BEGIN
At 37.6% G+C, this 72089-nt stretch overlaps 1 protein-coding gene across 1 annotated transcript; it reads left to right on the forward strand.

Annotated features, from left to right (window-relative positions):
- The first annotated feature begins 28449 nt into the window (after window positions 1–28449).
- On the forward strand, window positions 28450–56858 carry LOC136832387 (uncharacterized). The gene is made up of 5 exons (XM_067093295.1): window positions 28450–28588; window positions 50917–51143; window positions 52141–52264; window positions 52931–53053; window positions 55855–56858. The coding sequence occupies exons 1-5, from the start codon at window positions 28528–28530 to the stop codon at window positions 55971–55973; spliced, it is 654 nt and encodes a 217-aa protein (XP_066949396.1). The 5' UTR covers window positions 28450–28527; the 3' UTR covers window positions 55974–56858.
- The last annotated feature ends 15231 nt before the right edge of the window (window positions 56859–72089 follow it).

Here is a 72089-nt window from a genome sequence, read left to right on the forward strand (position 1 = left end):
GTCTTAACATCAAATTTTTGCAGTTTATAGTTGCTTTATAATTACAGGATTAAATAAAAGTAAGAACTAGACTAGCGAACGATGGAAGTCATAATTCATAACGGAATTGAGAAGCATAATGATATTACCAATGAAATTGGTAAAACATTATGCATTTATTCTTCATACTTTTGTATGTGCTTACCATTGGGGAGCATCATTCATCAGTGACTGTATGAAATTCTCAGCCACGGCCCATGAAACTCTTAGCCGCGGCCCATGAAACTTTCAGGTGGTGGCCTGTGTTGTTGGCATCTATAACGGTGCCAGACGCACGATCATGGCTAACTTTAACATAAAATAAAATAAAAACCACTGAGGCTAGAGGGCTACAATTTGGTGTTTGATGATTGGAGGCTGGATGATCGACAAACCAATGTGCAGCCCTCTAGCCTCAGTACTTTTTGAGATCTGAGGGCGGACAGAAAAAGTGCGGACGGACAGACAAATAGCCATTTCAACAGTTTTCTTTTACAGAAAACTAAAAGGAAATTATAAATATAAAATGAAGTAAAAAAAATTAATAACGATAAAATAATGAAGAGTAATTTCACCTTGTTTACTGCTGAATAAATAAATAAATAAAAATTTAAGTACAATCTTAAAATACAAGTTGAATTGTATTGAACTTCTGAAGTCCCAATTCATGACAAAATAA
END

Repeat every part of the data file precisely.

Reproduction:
At 37.6% G+C, this 72089-nt stretch overlaps 1 protein-coding gene across 1 annotated transcript; it reads left to right on the forward strand.

Annotated features, from left to right (window-relative positions):
- The first annotated feature begins 28449 nt into the window (after window positions 1–28449).
- On the forward strand, window positions 28450–56858 carry LOC136832387 (uncharacterized). The gene is made up of 5 exons (XM_067093295.1): window positions 28450–28588; window positions 50917–51143; window positions 52141–52264; window positions 52931–53053; window positions 55855–56858. The coding sequence occupies exons 1-5, from the start codon at window positions 28528–28530 to the stop codon at window positions 55971–55973; spliced, it is 654 nt and encodes a 217-aa protein (XP_066949396.1). The 5' UTR covers window positions 28450–28527; the 3' UTR covers window positions 55974–56858.
- The last annotated feature ends 15231 nt before the right edge of the window (window positions 56859–72089 follow it).

Here is a 72089-nt window from a genome sequence, read left to right on the forward strand (position 1 = left end):
GTCTTAACATCAAATTTTTGCAGTTTATAGTTGCTTTATAATTACAGGATTAAATAAAAGTAAGAACTAGACTAGCGAACGATGGAAGTCATAATTCATAACGGAATTGAGAAGCATAATGATATTACCAATGAAATTGGTAAAACATTATGCATTTATTCTTCATACTTTTGTATGTGCTTACCATTGGGGAGCATCATTCATCAGTGACTGTATGAAATTCTCAGCCACGGCCCATGAAACTCTTAGCCGCGGCCCATGAAACTTTCAGGTGGTGGCCTGTGTTGTTGGCATCTATAACGGTGCCAGACGCACGATCATGGCTAACTTTAACATAAAATAAAATAAAAACCACTGAGGCTAGAGGGCTACAATTTGGTGTTTGATGATTGGAGGCTGGATGATCGACAAACCAATGTGCAGCCCTCTAGCCTCAGTACTTTTTGAGATCTGAGGGCGGACAGAAAAAGTGCGGACGGACAGACAAATAGCCATTTCAACAGTTTTCTTTTACAGAAAACTAAAAGGAAATTATAAATATAAAATGAAGTAAAAAAAATTAATAACGATAAAATAATGAAGAGTAATTTCACCTTGTTTACTGCTGAATAAATAAATAAATAAAAATTTAAGTACAATCTTAAAATACAAGTTGAATTGTATTGAACTTCTGAAGTCCCAATTCATGACAAAATAA